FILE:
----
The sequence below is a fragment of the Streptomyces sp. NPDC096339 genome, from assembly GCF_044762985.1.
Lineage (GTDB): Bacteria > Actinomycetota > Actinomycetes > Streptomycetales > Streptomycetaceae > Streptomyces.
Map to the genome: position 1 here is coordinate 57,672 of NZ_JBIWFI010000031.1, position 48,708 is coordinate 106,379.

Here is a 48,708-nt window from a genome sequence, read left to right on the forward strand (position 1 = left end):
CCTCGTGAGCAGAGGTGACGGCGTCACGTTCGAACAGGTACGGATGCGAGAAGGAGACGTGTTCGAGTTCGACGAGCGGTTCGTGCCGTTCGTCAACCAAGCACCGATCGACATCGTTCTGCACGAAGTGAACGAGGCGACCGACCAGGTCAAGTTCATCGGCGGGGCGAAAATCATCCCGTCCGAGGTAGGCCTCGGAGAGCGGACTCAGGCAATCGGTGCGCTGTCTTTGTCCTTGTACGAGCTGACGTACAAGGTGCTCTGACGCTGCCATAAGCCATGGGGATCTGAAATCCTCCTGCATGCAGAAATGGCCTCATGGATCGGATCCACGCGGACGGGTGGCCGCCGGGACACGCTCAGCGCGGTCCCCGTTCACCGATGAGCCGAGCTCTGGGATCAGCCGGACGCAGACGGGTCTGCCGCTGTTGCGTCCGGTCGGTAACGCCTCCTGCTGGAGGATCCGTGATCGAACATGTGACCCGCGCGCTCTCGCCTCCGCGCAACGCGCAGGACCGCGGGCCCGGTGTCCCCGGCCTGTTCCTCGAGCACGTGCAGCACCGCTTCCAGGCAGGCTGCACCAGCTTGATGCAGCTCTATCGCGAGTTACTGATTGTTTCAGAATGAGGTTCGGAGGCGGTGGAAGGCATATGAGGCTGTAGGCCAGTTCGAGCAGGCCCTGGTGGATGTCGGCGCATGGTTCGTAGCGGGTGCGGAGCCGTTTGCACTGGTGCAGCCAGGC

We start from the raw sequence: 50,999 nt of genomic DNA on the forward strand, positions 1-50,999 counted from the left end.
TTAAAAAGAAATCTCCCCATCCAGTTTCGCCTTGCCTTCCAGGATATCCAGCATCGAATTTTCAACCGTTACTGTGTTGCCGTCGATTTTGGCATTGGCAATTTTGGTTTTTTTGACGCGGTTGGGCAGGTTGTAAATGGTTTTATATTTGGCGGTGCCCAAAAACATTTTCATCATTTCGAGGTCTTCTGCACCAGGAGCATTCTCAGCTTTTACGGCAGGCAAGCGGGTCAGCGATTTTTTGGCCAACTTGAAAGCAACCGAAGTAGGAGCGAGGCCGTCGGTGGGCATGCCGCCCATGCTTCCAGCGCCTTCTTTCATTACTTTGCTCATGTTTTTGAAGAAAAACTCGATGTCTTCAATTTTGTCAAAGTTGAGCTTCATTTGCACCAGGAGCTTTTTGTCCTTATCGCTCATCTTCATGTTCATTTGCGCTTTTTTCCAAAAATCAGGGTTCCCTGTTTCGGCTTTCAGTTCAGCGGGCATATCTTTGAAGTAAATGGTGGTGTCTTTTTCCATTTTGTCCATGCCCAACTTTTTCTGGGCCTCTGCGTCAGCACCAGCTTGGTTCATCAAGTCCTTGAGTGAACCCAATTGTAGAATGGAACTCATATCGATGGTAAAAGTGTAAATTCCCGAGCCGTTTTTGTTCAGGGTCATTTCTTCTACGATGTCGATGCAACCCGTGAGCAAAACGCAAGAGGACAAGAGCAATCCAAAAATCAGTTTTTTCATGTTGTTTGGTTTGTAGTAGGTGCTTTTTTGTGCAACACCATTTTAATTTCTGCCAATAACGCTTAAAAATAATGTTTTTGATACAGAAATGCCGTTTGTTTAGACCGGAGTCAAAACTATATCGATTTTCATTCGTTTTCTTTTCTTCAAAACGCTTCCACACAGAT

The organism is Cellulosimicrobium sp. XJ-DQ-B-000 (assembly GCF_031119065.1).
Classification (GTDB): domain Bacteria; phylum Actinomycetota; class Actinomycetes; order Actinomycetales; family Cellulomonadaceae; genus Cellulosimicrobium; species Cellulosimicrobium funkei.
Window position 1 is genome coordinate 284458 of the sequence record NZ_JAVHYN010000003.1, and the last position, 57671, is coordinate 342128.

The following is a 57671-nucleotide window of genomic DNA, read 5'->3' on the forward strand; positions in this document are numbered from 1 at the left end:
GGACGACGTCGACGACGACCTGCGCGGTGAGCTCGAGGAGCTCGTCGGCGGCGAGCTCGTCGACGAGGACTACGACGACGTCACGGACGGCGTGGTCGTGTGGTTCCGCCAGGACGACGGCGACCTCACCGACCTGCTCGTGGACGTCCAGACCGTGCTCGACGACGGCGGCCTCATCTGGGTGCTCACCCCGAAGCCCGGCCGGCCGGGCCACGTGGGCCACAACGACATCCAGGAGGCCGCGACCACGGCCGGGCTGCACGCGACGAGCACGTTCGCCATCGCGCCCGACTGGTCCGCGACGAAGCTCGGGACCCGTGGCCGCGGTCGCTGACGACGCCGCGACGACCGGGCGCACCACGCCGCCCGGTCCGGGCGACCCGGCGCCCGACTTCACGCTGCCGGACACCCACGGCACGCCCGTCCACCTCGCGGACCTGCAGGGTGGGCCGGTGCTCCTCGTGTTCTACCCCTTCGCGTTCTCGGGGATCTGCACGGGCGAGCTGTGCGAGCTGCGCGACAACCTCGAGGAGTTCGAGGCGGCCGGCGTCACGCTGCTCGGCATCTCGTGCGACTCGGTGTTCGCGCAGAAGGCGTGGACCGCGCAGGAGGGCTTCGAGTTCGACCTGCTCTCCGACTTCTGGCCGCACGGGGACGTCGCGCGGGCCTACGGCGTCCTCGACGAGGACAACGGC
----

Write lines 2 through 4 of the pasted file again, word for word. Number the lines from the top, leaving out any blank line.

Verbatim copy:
Lineage (GTDB): Bacteria > Actinomycetota > Actinomycetes > Streptomycetales > Streptomycetaceae > Streptomyces.
Map to the genome: position 1 here is coordinate 57,672 of NZ_JBIWFI010000031.1, position 48,708 is coordinate 106,379.

Here is a 48,708-nt window from a genome sequence, read left to right on the forward strand (position 1 = left end):